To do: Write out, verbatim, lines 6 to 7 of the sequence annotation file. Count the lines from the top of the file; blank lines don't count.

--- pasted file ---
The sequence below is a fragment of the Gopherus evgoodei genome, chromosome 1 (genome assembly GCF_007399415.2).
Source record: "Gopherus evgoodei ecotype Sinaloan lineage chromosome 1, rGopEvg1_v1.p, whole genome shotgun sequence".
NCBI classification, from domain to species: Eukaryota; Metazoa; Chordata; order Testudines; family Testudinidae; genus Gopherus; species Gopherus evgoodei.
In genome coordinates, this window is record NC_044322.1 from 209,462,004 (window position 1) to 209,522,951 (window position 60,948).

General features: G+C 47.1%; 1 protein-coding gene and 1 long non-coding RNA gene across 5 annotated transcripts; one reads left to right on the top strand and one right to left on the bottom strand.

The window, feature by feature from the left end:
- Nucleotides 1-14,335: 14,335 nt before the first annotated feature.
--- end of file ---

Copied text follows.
The window, feature by feature from the left end:
- Nucleotides 1-14,335: 14,335 nt before the first annotated feature.